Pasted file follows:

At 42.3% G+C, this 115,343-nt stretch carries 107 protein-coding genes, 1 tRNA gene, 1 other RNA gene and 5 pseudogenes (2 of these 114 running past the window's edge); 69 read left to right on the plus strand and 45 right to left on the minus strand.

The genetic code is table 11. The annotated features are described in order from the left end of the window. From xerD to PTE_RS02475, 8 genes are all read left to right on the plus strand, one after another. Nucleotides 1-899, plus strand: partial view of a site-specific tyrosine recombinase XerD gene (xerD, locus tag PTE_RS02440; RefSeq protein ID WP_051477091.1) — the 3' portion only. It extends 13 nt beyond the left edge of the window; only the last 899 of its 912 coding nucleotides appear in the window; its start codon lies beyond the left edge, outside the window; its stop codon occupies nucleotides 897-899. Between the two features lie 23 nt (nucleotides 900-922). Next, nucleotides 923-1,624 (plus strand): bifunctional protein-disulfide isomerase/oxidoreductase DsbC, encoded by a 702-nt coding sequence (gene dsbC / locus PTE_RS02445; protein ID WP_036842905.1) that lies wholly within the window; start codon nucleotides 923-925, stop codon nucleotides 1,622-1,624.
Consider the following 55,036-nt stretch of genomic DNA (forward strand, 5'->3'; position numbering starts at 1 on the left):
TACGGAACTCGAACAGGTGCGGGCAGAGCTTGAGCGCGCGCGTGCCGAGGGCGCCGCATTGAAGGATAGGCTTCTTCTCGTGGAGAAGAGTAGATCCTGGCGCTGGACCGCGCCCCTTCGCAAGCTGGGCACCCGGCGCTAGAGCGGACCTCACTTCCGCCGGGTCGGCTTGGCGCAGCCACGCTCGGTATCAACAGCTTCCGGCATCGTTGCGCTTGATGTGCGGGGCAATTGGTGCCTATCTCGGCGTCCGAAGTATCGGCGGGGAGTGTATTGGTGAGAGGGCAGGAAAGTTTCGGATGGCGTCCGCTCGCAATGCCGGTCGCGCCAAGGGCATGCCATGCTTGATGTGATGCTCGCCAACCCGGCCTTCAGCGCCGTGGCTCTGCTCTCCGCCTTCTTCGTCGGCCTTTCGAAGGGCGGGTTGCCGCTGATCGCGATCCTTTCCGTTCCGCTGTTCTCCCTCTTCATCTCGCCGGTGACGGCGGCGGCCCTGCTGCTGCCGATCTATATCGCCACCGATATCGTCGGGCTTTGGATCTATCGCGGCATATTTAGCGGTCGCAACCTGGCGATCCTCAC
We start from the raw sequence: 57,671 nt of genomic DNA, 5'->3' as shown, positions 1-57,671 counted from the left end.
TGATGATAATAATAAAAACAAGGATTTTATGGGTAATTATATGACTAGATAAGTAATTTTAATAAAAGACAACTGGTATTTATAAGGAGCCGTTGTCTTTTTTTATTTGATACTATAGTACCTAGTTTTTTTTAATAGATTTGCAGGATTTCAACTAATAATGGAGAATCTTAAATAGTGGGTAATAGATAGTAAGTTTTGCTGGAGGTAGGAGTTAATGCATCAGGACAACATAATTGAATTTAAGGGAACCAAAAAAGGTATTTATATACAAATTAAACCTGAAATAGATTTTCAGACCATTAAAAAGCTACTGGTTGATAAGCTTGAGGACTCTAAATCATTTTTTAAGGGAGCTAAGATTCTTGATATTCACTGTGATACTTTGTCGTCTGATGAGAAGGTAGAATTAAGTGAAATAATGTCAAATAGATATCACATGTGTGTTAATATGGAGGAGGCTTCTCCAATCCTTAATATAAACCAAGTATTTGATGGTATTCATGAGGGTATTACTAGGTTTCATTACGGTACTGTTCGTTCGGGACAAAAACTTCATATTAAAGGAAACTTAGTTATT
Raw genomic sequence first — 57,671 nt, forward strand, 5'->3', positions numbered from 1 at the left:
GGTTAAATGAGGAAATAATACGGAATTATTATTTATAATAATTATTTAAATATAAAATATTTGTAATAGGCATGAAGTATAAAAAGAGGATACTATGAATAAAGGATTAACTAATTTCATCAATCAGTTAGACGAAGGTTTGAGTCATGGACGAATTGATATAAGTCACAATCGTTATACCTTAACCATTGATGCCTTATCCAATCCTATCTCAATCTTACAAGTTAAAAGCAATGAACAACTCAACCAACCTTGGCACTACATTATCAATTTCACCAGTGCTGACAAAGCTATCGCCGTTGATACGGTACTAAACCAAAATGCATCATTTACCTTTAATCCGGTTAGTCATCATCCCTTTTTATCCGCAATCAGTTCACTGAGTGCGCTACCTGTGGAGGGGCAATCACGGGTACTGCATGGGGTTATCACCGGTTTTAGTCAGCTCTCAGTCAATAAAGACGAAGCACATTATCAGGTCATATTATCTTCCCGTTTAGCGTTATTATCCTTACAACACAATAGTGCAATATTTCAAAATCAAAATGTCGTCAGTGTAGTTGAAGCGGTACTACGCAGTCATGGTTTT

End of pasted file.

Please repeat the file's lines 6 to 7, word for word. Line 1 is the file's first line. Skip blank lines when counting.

TGATGATAATAATAAAAACAAGGATTTTATGGGTAATTATATGACTAGATAAGTAATTTTAATAAAAGACAACTGGTATTTATAAGGAGCCGTTGTCTTTTTTTATTTGATACTATAGTACCTAGTTTTTTTTAATAGATTTGCAGGATTTCAACTAATAATGGAGAATCTTAAATAGTGGGTAATAGATAGTAAGTTTTGCTGGAGGTAGGAGTTAATGCATCAGGACAACATAATTGAATTTAAGGGAACCAAAAAAGGTATTTATATACAAATTAAACCTGAAATAGATTTTCAGACCATTAAAAAGCTACTGGTTGATAAGCTTGAGGACTCTAAATCATTTTTTAAGGGAGCTAAGATTCTTGATATTCACTGTGATACTTTGTCGTCTGATGAGAAGGTAGAATTAAGTGAAATAATGTCAAATAGATATCACATGTGTGTTAATATGGAGGAGGCTTCTCCAATCCTTAATATAAACCAAGTATTTGATGGTATTCATGAGGGTATTACTAGGTTTCATTACGGTACTGTTCGTTCGGGACAAAAACTTCATATTAAAGGAAACTTAGTTATT
Raw genomic sequence first — 57,671 nt, forward strand, 5'->3', positions numbered from 1 at the left: